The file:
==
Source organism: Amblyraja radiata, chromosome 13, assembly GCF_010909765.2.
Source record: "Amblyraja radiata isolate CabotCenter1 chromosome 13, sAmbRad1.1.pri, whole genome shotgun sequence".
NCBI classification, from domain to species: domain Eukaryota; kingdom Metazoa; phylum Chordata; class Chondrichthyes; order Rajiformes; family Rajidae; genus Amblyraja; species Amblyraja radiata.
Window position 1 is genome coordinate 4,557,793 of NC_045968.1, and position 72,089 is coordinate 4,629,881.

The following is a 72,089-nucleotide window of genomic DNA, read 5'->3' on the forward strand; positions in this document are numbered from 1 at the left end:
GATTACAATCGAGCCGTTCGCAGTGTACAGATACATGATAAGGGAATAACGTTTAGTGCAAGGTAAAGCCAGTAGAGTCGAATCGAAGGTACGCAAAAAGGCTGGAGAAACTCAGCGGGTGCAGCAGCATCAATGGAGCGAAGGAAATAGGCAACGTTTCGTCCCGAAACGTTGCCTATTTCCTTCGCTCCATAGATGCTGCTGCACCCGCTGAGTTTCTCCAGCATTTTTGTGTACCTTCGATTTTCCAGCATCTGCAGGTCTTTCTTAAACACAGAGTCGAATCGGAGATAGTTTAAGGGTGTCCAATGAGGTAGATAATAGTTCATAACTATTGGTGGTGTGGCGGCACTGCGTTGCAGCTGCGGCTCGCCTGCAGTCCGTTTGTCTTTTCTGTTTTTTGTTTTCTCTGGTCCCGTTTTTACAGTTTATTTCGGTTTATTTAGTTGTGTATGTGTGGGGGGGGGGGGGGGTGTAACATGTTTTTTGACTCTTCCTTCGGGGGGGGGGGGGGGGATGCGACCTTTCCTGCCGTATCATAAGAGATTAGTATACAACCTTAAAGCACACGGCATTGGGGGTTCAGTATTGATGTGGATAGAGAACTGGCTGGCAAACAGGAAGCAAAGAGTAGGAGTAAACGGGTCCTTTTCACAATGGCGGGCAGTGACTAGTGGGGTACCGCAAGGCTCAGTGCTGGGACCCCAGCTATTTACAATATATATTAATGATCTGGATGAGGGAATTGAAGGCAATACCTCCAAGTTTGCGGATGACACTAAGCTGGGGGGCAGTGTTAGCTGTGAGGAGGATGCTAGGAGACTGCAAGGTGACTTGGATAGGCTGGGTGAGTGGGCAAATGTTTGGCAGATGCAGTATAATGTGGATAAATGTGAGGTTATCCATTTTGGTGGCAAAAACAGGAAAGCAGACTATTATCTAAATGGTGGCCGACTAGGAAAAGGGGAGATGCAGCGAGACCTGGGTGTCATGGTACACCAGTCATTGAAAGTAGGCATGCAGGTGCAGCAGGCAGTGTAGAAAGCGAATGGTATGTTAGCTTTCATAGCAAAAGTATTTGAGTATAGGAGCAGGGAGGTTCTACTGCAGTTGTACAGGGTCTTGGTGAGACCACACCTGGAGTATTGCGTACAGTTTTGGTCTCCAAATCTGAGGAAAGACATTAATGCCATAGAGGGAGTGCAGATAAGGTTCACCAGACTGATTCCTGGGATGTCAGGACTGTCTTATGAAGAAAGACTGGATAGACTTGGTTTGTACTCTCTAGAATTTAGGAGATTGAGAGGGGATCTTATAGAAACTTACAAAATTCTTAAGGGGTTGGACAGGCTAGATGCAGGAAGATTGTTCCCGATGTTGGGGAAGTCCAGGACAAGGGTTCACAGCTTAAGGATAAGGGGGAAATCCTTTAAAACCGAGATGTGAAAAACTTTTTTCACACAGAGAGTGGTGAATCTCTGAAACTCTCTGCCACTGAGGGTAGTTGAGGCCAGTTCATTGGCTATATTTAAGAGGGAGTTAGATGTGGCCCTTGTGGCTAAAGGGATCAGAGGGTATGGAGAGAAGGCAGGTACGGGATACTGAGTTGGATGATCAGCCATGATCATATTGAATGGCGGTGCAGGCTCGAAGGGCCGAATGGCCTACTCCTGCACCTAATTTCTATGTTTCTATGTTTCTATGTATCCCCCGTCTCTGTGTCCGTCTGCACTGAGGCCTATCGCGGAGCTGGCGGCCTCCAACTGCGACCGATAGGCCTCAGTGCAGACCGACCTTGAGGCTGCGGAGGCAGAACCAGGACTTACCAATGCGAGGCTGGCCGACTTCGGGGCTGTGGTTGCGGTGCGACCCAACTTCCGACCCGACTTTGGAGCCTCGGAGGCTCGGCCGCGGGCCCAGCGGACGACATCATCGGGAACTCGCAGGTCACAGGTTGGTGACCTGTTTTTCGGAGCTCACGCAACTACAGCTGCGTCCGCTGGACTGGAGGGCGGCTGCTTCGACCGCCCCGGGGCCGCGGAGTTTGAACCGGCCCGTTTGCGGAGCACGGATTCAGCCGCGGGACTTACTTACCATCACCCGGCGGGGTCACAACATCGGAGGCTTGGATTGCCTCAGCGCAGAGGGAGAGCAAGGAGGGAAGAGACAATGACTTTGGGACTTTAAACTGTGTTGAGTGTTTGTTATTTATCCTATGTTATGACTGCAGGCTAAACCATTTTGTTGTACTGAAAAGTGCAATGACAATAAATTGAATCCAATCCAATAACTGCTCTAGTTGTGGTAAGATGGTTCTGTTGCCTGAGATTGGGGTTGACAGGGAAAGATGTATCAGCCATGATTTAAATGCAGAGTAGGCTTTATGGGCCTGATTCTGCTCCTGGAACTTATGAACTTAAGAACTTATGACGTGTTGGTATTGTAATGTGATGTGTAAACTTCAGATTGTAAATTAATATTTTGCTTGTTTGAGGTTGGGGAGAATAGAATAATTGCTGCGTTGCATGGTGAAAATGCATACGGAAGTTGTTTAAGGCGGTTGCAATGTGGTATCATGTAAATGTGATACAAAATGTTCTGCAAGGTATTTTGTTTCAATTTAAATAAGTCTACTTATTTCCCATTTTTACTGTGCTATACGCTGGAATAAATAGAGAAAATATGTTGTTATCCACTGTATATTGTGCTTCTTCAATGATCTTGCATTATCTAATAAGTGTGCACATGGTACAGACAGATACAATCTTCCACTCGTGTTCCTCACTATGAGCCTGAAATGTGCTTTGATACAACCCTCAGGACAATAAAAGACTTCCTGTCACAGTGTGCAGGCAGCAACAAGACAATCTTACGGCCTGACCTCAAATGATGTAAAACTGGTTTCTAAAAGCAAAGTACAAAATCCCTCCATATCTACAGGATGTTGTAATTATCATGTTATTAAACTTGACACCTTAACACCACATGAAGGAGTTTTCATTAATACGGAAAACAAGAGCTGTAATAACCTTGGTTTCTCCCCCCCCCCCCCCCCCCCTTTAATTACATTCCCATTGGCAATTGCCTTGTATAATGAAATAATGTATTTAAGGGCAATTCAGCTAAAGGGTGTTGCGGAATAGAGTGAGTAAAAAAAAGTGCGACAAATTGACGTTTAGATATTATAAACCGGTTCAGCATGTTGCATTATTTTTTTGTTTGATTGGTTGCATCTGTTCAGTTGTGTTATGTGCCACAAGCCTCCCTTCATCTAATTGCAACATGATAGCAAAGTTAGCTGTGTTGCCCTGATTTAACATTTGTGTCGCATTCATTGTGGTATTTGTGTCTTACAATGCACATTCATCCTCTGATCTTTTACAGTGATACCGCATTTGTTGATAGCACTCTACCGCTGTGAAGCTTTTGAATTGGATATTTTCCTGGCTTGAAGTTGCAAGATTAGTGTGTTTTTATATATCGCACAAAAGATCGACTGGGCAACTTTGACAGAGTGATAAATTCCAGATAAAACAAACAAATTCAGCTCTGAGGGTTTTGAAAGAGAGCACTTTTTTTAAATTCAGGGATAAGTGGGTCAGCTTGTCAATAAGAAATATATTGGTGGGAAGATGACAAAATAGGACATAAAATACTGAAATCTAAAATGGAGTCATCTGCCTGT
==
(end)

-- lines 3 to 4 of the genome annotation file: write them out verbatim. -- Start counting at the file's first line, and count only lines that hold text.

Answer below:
NCBI classification, from domain to species: domain Eukaryota; kingdom Metazoa; phylum Chordata; class Chondrichthyes; order Rajiformes; family Rajidae; genus Amblyraja; species Amblyraja radiata.
Window position 1 is genome coordinate 4,557,793 of NC_045968.1, and position 72,089 is coordinate 4,629,881.